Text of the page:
One last comment that I will make about a factor that links communism with cooperative or common property. That factor is territorial, spatial closeness. And so it happens that in small and small territories, such as in the villages of primitive communism, such as in cooperative enterprises, such as in the partners of a capitalist society, such as in the human couple, communism (cooperation) has already arrived, and has done it much earlier than in the country-territory. For this reason I have given you the examples of cooperative companies and the human couple as proof that in these societies, which are communist societies de ’de facto’ ’even though they are not legally so today, property does not represent any problem. As for country-territory, communism already existed in the non-globalized villages of the Paleolithic for 2 million years until 12,000 years ago. The cause of that communism: the spatial closeness between the subjects. It is this spatial proximity (with access to similar natural resources, the same techniques, etc …) that reduces or eliminates the different productivities / knowledge that cause inequality between subjects, companies and countries. For this reason, due to the size of the territory, communism in the country-territory is only a matter of time. For 12,000 years, the date on which the exits of humans from their primitive villages began and contact with distant human groups took place and with different and LOWER productivity (due to natural resources and worse productive techniques) until today is the period of time necessary for the country-territory to reach a situation of communism. Communism with common cooperative property. Or communism with non-ownership if your thesis were correct. With a high probability (if the thesis of the economic cycles is correct and in which I will not go deeper) that this final step to communism will happen in this same century.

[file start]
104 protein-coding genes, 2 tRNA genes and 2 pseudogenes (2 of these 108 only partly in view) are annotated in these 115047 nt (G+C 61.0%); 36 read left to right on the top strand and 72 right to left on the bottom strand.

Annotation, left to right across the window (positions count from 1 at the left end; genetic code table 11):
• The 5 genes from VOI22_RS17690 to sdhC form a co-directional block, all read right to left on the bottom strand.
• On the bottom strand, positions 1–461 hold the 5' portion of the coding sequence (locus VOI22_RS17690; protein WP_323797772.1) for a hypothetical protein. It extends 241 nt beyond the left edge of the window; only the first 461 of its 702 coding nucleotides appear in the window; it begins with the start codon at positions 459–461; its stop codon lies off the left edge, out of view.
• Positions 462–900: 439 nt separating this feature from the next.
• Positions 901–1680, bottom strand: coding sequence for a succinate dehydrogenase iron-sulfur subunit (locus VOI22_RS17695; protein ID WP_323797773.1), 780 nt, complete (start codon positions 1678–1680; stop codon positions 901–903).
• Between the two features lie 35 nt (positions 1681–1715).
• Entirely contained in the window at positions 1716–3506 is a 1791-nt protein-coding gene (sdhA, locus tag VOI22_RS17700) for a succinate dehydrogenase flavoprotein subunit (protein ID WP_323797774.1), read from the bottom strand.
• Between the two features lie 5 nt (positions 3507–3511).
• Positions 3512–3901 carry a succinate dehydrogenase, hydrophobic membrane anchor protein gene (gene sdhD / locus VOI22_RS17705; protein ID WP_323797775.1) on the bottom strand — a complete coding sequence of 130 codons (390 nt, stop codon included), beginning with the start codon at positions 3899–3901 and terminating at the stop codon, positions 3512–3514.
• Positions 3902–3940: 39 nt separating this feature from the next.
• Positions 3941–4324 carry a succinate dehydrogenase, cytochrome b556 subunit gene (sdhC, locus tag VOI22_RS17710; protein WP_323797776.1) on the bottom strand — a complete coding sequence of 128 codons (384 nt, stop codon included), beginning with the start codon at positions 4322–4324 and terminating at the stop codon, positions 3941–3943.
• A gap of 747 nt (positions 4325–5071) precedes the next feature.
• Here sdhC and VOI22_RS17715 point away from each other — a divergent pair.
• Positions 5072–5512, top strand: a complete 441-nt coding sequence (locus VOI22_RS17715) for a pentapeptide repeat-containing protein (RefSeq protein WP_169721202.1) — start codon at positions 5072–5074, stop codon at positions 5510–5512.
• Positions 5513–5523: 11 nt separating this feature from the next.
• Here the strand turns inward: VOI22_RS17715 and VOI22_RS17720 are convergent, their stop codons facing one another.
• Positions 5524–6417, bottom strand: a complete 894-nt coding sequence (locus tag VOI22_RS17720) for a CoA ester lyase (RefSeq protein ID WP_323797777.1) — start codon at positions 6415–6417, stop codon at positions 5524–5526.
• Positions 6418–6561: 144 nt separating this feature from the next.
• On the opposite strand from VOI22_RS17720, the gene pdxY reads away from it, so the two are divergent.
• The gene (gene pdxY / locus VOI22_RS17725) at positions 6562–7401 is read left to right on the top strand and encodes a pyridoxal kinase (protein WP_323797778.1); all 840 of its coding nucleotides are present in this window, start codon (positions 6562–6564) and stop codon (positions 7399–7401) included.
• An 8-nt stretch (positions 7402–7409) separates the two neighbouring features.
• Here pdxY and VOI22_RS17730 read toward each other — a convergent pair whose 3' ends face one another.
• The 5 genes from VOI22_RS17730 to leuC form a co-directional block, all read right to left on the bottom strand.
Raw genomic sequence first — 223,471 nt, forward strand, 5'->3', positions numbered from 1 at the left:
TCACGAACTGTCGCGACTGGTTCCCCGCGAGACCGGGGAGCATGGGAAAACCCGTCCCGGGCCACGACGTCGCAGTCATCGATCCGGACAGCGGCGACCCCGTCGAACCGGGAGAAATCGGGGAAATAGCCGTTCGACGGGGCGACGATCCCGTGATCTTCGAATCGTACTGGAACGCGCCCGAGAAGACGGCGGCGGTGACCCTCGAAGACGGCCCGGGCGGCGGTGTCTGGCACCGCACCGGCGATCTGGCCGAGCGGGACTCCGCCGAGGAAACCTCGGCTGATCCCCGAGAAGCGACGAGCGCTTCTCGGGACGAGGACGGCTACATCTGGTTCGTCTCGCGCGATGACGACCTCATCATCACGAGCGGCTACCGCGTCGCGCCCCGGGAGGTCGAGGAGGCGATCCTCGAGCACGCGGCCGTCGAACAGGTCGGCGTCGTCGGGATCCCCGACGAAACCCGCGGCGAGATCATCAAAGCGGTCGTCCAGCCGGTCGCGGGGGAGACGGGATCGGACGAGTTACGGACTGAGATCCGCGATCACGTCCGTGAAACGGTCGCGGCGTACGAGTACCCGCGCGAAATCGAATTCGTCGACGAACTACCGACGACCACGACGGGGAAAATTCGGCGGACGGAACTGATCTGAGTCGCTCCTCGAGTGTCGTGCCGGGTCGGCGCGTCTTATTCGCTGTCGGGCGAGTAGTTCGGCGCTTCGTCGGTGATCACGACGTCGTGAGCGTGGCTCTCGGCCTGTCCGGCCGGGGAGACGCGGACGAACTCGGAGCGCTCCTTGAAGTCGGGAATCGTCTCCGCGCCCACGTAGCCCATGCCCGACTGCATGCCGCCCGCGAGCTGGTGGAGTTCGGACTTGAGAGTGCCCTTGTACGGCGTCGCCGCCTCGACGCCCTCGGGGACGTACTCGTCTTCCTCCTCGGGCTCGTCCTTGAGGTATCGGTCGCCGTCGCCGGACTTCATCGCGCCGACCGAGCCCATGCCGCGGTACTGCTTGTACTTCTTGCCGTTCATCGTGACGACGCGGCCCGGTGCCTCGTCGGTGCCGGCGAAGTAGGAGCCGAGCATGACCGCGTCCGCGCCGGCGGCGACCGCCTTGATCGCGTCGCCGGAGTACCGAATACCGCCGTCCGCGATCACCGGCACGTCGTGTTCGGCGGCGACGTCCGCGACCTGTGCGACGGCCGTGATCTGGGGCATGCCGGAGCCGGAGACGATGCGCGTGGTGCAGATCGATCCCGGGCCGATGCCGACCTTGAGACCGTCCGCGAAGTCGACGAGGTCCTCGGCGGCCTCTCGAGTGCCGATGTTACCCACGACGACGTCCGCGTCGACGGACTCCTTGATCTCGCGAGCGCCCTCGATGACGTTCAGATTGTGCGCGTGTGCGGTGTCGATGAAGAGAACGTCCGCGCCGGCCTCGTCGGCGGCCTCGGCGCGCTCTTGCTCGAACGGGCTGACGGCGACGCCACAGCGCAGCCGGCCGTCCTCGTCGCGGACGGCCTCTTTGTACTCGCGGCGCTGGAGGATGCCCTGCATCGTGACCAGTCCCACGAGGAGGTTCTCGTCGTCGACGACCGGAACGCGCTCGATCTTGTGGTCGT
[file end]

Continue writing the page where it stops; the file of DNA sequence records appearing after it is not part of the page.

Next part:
A greeting
     

  4. Antonio says:

    This comment is prior to my last post but I should not have successfully uploaded it to the blog. In any case, it was an instructive talk about property in socialism.
    ‘’ I appreciate your response, Brian. Answer that I think is very useful. I will answer you based on your comment and my reading of your text of ‘’ 21st-century-program-july-2019 ’’.
    The concept of Non-Property.- Some objections.
    1.- It is a non-property that in your proposal is not applicable to all assets. You only use it for the assets of the means of production (companies) but you do not use it for the rest of the assets, which you call ‘personal consumption items’, and assets in which you include, among others, homes personal. A first question that arises is why non-ownership does not apply to all assets (productive and or productive). That is, if the concept of property is harmful (and conversely, the concept of non-property is positively beneficial), why is it only removed from the means of production? Why doesn’t non-ownership extend to all assets including also personal consumption items?